accessibility in india

Accessibility for All is Freedom for All

Today, over 27 million people in India live with some form of disability. Even with the advances that have been made in recent years, persons with disabilities cannot yet fully participate in society with other citizens on an equal level. But what does effective participation with equality mean? To understand this better, we need to reconsider what we mean by not just ‘equality’ but also by ‘accessibility.’

Accessibility refers to a wide range of factors than just physical access. Social and psychological dimensions of participation are also crucial to the experience of accessibility. For a person with disabilities, barriers are a daily reality – physical, social, attitudinal, or emotional.

Imagine a barrier-free society adapted to fulfill the needs of persons with disabilities. Eliminating these barriers would contribute towards effective and equal participation in society. To build a disability-inclusive community for the future, we must take measures to eliminate obstacles to facilities, act as allies, and foster inclusion by realising that a society that is accessible to persons with disabilities is a society that is accessible to all.

India has made significant strides in addressing and tackling disability issues. Accessible India Campaign (Sugamya Bharat Abhiyan) is a nationwide campaign for achieving universal accessibility for persons with disabilities. It is being implemented by the Department of Empowerment of Persons with Disabilities under the Ministry of Social Justice and Empowerment.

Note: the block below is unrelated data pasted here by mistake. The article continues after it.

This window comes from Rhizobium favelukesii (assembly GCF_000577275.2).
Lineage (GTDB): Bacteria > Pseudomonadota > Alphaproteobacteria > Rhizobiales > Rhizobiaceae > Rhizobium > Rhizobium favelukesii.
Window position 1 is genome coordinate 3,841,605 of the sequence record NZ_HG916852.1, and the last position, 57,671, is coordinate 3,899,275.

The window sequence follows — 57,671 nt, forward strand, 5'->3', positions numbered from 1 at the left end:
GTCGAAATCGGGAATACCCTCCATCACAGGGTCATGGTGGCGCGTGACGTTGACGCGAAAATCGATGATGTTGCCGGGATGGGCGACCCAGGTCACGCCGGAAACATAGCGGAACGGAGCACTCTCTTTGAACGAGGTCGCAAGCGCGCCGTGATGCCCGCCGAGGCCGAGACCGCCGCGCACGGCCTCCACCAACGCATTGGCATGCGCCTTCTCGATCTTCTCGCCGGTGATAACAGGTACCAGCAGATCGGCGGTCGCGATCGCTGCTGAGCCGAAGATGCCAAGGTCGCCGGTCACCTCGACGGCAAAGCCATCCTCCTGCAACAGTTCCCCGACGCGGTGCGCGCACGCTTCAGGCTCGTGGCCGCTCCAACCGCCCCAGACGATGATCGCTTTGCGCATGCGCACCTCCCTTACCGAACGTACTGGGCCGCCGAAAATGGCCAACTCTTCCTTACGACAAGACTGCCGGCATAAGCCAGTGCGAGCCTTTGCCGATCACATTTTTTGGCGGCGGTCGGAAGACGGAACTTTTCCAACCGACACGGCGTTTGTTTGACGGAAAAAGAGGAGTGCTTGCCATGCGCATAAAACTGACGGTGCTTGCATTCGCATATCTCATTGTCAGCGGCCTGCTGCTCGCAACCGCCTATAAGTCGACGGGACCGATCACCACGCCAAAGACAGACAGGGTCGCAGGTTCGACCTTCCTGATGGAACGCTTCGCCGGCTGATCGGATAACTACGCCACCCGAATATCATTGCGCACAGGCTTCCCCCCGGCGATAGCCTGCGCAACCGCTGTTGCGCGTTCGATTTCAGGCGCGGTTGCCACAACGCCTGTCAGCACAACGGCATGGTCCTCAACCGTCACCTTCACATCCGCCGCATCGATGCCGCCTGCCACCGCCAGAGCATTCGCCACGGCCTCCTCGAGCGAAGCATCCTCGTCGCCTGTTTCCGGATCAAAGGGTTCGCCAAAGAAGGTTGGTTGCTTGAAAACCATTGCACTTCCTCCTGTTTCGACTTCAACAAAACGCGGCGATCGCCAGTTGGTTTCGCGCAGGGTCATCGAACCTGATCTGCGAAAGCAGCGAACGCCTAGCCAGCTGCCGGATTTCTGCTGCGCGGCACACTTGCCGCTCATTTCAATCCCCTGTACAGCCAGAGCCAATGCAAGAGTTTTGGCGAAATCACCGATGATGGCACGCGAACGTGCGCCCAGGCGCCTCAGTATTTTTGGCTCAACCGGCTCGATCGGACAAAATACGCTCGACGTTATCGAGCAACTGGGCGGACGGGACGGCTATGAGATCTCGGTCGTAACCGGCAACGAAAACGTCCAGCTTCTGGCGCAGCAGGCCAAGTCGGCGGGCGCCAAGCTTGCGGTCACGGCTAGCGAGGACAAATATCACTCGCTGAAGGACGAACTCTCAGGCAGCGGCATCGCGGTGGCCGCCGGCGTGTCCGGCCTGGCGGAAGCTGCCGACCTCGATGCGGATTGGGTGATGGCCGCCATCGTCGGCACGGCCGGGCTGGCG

Despite these initiatives, many people with disabilities face many obstacles in their environment. These obstacles prevent them from participating in social, cultural, and professional lives on an equal basis with others. Disability should be regarded as an instance of diversity, not as a limitation. In this context, accessibility becomes a matter of inclusion. Conducting accessibility audits serves as a way to verify, to some extent, if any barriers remain. An accessibility audit examines institutional and attitudinal barriers that hinder people from equal participation. For instance, a person with visual impairment needs support that is different from a person with intellectual disabilities or hearing impairments. The concept of Universal Design (UD) comes into play here. It fosters the development of environments, products, programs, and services sensitive to and accommodating a broad range of individual abilities. UD promotes equal participation and empowers people by eliminating barriers to participation.

Since its inception, CBM India has been committed to persons with disabilities, families, and communities. It is CBM’s belief that without accessibility, the rights and freedoms of persons with disabilities are not recognized. Without access to the physical environment, transportation, information and communication, and other facilities and services, inclusion cannot be a reality. Through removing barriers and changing mindsets, CBM is actively working towards not just functional but cultural changes as well.